It’s interesting to note that while sexual aggression in males is reduced, they continue to be good guard dogs. Their instinct to guard territory remains intact.  

Litter or no litter beforehand?

Pet parents often wonder if their female pup should have a litter before being spayed.

Think carefully this World Spay Day about what the benefits to the animal are of having puppies. You may find the advantages of desexing after a litter don’t actually outweigh the advantages of doing it prior.

For example, spaying before the first heat means female dogs are less likely to get mammary tumours when they’re older. Mammary tumours are the most common malignant tumours in female dogs. They can cause pet obesity (which is a leading cause of diabetes in dogs) and can often be life threatening.

The pet parents of this dog wonder whether they should spay their female pup or let her have a litter.

Drawbacks of desexing your dog

Of course, desexing is not for everyone’s dog.

Some experts and owners prefer to keep pup intact. For example, some pet parents want the experience of puppies and are committed to finding them a great forever home. Or they’re keen to keep a healthy horde (careful not to be a hoarder)!

In either case, make sure you have the time and resources to ensure your dog can have a healthy pregnancy. This means plenty of exercise, rest, pregnancy vitamins and a pregnancy planned diet etc.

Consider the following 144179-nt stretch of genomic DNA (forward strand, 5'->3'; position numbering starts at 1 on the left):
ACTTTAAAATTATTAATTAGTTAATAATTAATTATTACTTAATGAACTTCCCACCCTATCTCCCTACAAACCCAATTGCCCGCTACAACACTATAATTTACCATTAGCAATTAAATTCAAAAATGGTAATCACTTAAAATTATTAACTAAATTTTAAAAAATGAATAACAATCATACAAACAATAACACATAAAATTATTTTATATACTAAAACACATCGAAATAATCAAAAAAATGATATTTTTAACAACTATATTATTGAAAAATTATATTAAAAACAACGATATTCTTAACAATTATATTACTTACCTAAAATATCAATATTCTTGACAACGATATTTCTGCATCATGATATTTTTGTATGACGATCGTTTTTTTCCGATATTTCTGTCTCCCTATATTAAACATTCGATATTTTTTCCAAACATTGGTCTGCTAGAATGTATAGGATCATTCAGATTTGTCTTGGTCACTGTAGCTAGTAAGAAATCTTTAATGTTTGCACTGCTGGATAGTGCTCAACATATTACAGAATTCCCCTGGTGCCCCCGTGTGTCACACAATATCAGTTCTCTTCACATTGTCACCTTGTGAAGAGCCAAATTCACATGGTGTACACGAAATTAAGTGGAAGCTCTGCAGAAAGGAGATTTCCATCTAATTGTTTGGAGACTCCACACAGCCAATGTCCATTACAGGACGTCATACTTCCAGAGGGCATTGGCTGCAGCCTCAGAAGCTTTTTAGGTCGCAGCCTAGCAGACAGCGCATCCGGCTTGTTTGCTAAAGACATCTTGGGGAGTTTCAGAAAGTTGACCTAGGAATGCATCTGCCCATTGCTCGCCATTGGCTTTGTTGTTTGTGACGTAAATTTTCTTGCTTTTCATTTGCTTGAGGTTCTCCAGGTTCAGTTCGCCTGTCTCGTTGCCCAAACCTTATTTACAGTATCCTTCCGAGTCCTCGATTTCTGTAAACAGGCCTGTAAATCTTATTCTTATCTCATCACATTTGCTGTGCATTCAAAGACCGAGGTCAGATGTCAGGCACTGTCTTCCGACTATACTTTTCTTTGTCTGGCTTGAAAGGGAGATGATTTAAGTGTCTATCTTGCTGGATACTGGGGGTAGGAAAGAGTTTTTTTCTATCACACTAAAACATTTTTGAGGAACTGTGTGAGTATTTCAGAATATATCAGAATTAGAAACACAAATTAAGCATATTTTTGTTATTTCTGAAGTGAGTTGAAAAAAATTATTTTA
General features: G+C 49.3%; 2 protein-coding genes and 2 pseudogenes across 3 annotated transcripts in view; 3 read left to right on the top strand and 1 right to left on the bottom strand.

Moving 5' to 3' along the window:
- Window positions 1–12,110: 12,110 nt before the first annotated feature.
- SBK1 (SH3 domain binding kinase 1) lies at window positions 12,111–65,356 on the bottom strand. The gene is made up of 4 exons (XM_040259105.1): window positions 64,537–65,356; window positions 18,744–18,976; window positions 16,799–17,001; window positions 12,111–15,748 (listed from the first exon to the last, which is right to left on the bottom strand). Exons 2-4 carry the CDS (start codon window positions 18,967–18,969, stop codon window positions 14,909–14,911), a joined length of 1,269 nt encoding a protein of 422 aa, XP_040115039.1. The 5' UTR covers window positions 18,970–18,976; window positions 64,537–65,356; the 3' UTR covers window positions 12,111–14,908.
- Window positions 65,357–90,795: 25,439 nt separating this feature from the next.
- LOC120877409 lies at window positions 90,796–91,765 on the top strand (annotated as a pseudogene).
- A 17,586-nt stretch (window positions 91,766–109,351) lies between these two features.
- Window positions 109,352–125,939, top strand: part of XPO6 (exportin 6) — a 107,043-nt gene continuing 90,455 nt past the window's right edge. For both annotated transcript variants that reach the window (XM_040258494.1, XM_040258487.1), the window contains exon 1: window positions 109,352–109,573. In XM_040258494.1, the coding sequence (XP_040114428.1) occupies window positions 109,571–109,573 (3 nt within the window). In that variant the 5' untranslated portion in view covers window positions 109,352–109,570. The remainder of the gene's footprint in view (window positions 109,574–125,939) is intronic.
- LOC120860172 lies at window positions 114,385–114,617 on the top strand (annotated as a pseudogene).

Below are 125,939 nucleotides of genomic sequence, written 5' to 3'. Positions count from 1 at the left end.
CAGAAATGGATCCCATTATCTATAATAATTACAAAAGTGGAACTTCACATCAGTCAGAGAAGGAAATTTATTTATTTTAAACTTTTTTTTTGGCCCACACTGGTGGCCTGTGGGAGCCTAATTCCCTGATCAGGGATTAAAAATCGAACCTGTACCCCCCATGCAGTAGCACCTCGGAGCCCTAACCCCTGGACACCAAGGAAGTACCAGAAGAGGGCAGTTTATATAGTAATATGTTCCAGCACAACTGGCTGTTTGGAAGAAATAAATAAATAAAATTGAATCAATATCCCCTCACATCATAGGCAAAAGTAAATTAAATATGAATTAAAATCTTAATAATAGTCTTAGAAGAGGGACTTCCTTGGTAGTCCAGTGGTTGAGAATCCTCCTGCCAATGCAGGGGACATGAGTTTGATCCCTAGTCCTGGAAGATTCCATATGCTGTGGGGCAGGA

Key factors in making the decision

A paper from Rutgers University on Animal Sciences says the decision should be made according to specific conditions. For example, gender, age and breed as well as long-term care, housing and training.

According to this research, desexing dogs can have medical complications too. Some possibilities are:

  • Increased chance of bone cancer
  • Higher risk of orthopaedic disorders
  • Greater risk of adverse reactions to pet vaccinations
  • Triples the risk of hypothyroidism

However, the research also reiterates that health benefits of desexing (female) dogs may exceed potential problems. For example, spaying nearly eliminates the risk of pyometra, a potentially fatal infection in the uterus that affects roughly 23% of intact female dogs. The reduced risk of mammary tumours also is significant (as 50-60% of them are malignant). With male dogs, neutering may reduce the chance of diabetes.

Why you should desex your dog

In Australia, well over 100,000 animals comes through shelters’ doors each year. Many of these are unwanted puppies thanks to owners letting their dog get pregnant by failing to desex them.

The vast majority of shelters are already overpopulated. As a result, countless unwanted puppies are put down.

This golden retriever smiles on World Spay Day.

Our love for dogs extends to cats 🐱 as well. Read these articles below if you are also a cat owner and are looking to maintain or improve your cat’s health too:

  1. Cat Allergies! Dog Allergies! What to Do?
  2. A Guide to Tick Paralysis in Dogs and Cats
  3. Arthritis In Dogs and Cats: Signs and Prevention
  4. Kitten and Cat Health Checklist
  5. Average Cat Weight: Is Yours Under, Over or Just Right?

Neuter and spay for World Spay Day – 23 Feb

As mentioned, World Spay Day is an annual day of recognition that helps highlight Spay and Neuter Awareness Month, which is in February. Many shelters see an influx of unwanted puppies (and kittens) during this month – having been born in the spring and summer months.

What will you do about your furry loved one’s ability to produce litters? Unless you’re a professional breeder, should you really be allowing your dog to get pregnant? World Spay Day is the perfect time to act on this.

Further health protection for your pup

On that note, perhaps you should get dog insurance to cover pup’s vet treatments for health issues like illnesses, accidents and more? Why not try ours – if you sign up online, we have no lock-in contracts and you’ll get one or more months for free!